Friday, 10 July 2020

Choosing a Class for your D&D Character

Dungeons and Dragons has a lot of character classes. Which is mostly a good thing: the game has come a long way in its character customization from its original options of Fighter, Cleric, and Magic User. But nowadays the first thing a new player encounters when creating their first character is choice paralysis. There are so many classes, and so much overlap between them, that figuring out who you want to be is now a headache and a half.

Here's my stab (no pun intended) at a solution. This flowchart asks general questions about what you want your character to do, to narrow down your options to the classes that do that thing best.

The flowchart. Transcript can be found below.

Transcript of flowchart
0. How do you usually fight?
-Close range (go to 1)
-Long range (go to 2)
-Magic (go to 3)
-Some combination of the other options (go to 4)

1. What do you rely on in combat?
-Training and discipline (go to 5)
-Emotion and instinct (Barbarian)

2. Which do you work more closely with?
-Nature (Ranger)
-Technology (go to 6)

3. What is the source of your magic?
-Academic study (Wizard)
-Innate ability (Sorcerer)
-A higher power (go to 7)

4. Do you want your enemies to know you're here?
-Yes (Paladin)
-No (Rogue)

5. Do you use weapons?
-Yes (Fighter)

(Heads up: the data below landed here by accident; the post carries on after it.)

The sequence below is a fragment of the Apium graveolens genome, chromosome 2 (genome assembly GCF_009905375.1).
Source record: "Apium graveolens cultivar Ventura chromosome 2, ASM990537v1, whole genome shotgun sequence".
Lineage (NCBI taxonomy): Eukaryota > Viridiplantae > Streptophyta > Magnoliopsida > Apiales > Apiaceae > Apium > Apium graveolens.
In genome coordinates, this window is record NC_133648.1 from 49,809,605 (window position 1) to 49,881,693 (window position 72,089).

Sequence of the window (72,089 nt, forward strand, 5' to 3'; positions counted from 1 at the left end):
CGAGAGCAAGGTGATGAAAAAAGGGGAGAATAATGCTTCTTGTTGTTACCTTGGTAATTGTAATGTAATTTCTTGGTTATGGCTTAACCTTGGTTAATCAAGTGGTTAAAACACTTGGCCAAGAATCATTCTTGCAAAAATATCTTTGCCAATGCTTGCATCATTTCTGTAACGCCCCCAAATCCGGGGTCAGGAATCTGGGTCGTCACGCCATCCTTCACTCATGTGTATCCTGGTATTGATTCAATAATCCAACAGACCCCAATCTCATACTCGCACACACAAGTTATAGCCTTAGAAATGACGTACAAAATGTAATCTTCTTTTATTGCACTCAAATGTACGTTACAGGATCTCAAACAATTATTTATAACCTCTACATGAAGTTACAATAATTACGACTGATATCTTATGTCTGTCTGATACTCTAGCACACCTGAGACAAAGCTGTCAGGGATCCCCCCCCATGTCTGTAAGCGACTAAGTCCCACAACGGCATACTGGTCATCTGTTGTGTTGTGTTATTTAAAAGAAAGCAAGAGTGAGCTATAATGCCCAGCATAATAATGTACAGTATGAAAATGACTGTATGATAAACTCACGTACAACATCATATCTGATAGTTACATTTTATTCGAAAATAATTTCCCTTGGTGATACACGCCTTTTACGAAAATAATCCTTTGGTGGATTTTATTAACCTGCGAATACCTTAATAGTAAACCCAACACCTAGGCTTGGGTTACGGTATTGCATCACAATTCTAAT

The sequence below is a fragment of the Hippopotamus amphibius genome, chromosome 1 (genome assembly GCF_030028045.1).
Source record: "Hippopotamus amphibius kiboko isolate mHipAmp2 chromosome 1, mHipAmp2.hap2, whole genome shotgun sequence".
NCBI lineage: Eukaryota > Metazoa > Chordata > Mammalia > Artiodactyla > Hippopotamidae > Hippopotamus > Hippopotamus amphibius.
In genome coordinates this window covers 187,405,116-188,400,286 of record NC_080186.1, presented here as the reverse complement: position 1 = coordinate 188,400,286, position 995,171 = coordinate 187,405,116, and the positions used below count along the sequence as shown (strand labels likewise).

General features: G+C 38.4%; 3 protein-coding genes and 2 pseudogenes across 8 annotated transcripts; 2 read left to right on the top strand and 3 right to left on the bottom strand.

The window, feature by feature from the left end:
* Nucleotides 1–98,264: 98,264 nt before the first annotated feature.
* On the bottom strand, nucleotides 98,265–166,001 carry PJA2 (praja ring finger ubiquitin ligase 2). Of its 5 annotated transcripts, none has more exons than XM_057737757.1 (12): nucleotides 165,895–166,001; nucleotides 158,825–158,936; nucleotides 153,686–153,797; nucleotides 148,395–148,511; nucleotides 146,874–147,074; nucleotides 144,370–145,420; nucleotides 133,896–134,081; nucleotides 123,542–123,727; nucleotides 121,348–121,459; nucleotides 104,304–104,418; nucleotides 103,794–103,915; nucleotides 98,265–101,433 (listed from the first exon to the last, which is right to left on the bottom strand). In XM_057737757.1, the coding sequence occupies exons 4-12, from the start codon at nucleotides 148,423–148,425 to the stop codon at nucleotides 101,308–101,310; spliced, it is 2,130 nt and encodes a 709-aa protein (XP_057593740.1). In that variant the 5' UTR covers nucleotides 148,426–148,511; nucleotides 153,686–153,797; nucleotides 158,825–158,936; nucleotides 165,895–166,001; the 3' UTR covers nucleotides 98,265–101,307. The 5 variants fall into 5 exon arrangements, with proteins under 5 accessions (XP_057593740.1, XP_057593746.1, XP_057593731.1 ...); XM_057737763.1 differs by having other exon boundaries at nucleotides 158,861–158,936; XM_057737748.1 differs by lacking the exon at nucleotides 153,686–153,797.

-No (Monk)

6. Do you delegate responsibilities to others?
-Yes (Artificer)
-No (Alchemist)

7. What higher power gives you your magic?
-A god (Cleric)
-Nature (Druid)
-Something else (Warlock)

Once you've reached an answer, read up on your chosen class in the Player's Handbook or online. If you don't like how it sounds, read about the classes most similar to your first one and pick the one that feels best to you. You can even plan to gain levels in multiple classes if you and your DM are up for that extra complexity.

This chart isn't the final authority on character creation either. Asking different questions could group different sets of classes together. Not to mention that the way I've defined the classes follows the official guides in focusing on combat abilities, and combat is often not the primary focus of a campaign. Your best resources are usually your DM and fellow players. Work with them to figure out how best to set your character up to accomplish their goals, and to set you up to enjoy the journey.

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